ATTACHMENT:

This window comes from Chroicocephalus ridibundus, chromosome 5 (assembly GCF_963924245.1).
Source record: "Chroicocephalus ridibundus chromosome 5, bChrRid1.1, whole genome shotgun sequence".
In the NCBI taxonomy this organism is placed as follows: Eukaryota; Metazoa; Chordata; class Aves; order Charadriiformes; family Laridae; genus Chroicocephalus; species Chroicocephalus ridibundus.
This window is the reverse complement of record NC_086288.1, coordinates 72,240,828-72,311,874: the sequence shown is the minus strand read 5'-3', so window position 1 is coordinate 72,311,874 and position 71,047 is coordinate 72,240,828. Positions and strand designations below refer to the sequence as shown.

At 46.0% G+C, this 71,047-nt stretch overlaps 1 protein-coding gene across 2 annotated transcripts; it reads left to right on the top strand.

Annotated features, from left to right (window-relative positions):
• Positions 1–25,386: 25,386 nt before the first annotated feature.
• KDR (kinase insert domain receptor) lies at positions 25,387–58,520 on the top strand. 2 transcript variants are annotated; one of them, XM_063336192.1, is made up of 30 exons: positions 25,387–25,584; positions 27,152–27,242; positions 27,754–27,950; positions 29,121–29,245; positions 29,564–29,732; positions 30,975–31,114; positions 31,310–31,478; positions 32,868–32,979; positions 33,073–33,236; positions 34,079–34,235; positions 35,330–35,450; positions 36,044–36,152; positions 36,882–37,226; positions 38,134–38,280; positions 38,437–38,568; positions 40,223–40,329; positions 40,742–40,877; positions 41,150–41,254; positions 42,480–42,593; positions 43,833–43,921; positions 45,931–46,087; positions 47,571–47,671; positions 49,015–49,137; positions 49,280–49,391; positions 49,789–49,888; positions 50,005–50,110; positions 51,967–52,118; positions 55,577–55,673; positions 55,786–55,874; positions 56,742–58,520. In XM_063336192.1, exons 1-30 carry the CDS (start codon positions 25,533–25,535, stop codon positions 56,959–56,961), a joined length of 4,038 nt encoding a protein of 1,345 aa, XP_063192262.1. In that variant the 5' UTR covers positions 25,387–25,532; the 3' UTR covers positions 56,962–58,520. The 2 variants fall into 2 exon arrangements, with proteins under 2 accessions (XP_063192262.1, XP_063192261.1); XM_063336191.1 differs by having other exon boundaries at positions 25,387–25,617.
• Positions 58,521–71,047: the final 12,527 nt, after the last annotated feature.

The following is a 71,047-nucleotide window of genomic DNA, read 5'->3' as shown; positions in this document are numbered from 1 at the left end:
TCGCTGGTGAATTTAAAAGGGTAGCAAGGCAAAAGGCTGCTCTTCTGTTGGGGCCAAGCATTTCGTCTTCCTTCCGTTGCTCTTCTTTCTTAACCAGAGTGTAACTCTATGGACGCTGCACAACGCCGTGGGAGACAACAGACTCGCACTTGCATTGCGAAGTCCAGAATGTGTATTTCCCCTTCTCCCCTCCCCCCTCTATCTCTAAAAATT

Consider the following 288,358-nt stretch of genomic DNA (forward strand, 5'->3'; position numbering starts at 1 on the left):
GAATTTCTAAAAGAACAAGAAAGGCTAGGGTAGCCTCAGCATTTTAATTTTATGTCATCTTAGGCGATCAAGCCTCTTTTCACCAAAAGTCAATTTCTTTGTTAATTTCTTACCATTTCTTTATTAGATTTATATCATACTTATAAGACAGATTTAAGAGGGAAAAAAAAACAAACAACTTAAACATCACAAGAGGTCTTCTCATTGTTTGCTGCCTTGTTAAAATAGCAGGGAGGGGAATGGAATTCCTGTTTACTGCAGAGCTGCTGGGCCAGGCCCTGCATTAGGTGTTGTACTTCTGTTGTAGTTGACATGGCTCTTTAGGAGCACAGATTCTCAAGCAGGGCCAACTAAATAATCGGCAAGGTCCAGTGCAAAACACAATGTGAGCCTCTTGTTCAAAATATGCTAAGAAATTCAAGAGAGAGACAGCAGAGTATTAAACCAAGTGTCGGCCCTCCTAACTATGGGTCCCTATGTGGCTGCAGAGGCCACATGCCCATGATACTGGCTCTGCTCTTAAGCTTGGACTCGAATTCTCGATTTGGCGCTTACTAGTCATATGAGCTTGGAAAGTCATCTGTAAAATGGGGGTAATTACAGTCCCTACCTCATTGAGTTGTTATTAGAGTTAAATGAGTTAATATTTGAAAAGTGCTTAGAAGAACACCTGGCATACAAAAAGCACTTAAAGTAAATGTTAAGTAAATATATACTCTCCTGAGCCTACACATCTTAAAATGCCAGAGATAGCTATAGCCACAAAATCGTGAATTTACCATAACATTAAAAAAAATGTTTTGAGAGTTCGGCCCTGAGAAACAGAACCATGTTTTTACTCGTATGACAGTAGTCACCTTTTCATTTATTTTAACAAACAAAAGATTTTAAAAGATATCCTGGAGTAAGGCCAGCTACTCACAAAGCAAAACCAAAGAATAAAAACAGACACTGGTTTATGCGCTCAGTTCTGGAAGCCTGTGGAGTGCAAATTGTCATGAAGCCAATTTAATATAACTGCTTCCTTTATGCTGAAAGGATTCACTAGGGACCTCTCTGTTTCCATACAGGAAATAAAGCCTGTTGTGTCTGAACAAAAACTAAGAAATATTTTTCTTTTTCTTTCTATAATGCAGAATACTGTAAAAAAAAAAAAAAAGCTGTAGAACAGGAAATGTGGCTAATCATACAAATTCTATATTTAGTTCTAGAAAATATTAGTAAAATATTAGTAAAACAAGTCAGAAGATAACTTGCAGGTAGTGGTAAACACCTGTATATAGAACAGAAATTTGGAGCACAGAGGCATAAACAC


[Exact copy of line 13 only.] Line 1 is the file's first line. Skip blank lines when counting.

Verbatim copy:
GAATTTCTAAAAGAACAAGAAAGGCTAGGGTAGCCTCAGCATTTTAATTTTATGTCATCTTAGGCGATCAAGCCTCTTTTCACCAAAAGTCAATTTCTTTGTTAATTTCTTACCATTTCTTTATTAGATTTATATCATACTTATAAGACAGATTTAAGAGGGAAAAAAAAACAAACAACTTAAACATCACAAGAGGTCTTCTCATTGTTTGCTGCCTTGTTAAAATAGCAGGGAGGGGAATGGAATTCCTGTTTACTGCAGAGCTGCTGGGCCAGGCCCTGCATTAGGTGTTGTACTTCTGTTGTAGTTGACATGGCTCTTTAGGAGCACAGATTCTCAAGCAGGGCCAACTAAATAATCGGCAAGGTCCAGTGCAAAACACAATGTGAGCCTCTTGTTCAAAATATGCTAAGAAATTCAAGAGAGAGACAGCAGAGTATTAAACCAAGTGTCGGCCCTCCTAACTATGGGTCCCTATGTGGCTGCAGAGGCCACATGCCCATGATACTGGCTCTGCTCTTAAGCTTGGACTCGAATTCTCGATTTGGCGCTTACTAGTCATATGAGCTTGGAAAGTCATCTGTAAAATGGGGGTAATTACAGTCCCTACCTCATTGAGTTGTTATTAGAGTTAAATGAGTTAATATTTGAAAAGTGCTTAGAAGAACACCTGGCATACAAAAAGCACTTAAAGTAAATGTTAAGTAAATATATACTCTCCTGAGCCTACACATCTTAAAATGCCAGAGATAGCTATAGCCACAAAATCGTGAATTTACCATAACATTAAAAAAAATGTTTTGAGAGTTCGGCCCTGAGAAACAGAACCATGTTTTTACTCGTATGACAGTAGTCACCTTTTCATTTATTTTAACAAACAAAAGATTTTAAAAGATATCCTGGAGTAAGGCCAGCTACTCACAAAGCAAAACCAAAGAATAAAAACAGACACTGGTTTATGCGCTCAGTTCTGGAAGCCTGTGGAGTGCAAATTGTCATGAAGCCAATTTAATATAACTGCTTCCTTTATGCTGAAAGGATTCACTAGGGACCTCTCTGTTTCCATACAGGAAATAAAGCCTGTTGTGTCTGAACAAAAACTAAGAAATATTTTTCTTTTTCTTTCTATAATGCAGAATACTGTAAAAAAAAAAAAAAAGCTGTAGAACAGGAAATGTGGCTAATCATACAAATTCTATATTTAGTTCTAGAAAATATTAGTAAAATATTAGTAAAACAAGTCAGAAGATAACTTGCAGGTAGTGGTAAACACCTGTATATAGAACAGAAATTTGGAGCACAGAGGCATAAACAC